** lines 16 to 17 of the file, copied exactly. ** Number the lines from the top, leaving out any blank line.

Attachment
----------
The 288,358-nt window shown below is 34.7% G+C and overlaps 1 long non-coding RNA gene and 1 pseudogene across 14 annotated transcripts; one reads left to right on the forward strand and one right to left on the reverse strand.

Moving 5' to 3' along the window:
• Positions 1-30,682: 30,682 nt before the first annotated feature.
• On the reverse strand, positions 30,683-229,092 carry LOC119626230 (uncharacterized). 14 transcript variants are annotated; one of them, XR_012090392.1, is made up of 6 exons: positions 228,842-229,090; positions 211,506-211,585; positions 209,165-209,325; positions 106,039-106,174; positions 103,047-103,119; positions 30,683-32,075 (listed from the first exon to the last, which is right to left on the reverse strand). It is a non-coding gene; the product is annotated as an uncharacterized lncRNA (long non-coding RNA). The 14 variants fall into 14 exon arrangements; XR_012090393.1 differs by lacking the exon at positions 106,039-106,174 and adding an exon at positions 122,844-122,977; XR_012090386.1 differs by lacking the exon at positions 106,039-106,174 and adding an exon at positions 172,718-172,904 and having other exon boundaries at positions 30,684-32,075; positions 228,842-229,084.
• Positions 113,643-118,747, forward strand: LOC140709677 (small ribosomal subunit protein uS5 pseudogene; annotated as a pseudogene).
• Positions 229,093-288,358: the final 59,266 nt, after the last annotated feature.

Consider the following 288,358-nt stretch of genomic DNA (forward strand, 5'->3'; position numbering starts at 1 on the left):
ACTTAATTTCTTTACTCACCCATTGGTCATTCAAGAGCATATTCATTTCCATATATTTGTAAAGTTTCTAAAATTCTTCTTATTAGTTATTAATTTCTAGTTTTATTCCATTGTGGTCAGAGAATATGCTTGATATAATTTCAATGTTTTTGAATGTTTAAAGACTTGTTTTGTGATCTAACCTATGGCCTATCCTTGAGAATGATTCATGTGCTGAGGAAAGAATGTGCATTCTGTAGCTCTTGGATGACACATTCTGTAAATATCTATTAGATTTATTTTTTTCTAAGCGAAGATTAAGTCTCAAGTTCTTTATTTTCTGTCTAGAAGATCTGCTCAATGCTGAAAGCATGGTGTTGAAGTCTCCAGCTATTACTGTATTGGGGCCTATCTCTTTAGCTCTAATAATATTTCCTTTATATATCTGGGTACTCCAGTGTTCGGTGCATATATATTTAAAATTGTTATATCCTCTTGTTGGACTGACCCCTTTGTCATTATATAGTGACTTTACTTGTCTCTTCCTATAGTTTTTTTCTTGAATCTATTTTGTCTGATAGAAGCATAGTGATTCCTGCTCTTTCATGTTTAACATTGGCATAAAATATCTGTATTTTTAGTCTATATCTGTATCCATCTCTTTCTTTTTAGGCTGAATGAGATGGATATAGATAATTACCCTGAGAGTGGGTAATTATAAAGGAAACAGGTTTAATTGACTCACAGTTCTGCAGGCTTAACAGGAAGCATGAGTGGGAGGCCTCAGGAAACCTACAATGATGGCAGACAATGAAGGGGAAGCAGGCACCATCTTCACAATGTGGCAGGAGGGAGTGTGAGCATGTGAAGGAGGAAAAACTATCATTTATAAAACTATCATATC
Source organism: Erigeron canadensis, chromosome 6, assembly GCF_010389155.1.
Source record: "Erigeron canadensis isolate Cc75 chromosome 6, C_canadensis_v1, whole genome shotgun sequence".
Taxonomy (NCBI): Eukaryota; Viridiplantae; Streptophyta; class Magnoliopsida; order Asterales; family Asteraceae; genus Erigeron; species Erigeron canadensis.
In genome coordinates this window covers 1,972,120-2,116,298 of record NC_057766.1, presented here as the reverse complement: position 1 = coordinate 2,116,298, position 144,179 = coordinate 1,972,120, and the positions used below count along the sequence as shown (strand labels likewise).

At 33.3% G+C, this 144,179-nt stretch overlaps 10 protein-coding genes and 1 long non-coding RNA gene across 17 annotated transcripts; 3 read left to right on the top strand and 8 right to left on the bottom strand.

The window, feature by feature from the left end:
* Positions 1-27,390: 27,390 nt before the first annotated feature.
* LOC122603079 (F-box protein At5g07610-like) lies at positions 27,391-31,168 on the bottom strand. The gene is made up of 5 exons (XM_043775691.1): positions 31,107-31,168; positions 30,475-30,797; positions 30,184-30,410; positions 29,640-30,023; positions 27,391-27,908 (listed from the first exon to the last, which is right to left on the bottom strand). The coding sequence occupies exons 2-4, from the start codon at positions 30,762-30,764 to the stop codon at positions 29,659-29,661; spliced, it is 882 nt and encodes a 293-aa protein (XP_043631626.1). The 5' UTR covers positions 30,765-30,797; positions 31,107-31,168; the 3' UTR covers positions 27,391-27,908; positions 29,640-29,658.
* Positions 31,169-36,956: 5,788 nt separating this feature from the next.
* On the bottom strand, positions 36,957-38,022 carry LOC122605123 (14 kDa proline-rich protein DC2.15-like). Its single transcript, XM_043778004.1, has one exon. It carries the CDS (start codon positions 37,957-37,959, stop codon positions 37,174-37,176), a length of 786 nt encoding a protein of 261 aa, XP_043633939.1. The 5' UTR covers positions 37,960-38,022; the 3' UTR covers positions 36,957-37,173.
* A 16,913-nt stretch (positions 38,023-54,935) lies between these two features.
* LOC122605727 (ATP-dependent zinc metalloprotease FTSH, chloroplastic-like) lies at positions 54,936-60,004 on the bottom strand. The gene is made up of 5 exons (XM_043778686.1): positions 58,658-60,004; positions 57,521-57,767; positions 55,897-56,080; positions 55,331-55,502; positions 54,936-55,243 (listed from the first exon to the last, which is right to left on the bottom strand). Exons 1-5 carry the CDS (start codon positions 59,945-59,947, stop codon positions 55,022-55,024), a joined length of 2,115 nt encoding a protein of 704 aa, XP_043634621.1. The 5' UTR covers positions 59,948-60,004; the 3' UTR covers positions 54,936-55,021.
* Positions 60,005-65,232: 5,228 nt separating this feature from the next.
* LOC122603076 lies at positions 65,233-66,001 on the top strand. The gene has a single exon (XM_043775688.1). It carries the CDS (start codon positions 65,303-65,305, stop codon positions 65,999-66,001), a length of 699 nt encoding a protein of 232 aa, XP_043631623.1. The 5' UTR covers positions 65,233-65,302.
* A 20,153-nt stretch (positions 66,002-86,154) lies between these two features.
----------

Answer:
* LOC122603079 (F-box protein At5g07610-like) lies at positions 27,391-31,168 on the bottom strand. The gene is made up of 5 exons (XM_043775691.1): positions 31,107-31,168; positions 30,475-30,797; positions 30,184-30,410; positions 29,640-30,023; positions 27,391-27,908 (listed from the first exon to the last, which is right to left on the bottom strand). The coding sequence occupies exons 2-4, from the start codon at positions 30,762-30,764 to the stop codon at positions 29,659-29,661; spliced, it is 882 nt and encodes a 293-aa protein (XP_043631626.1). The 5' UTR covers positions 30,765-30,797; positions 31,107-31,168; the 3' UTR covers positions 27,391-27,908; positions 29,640-29,658.
* Positions 31,169-36,956: 5,788 nt separating this feature from the next.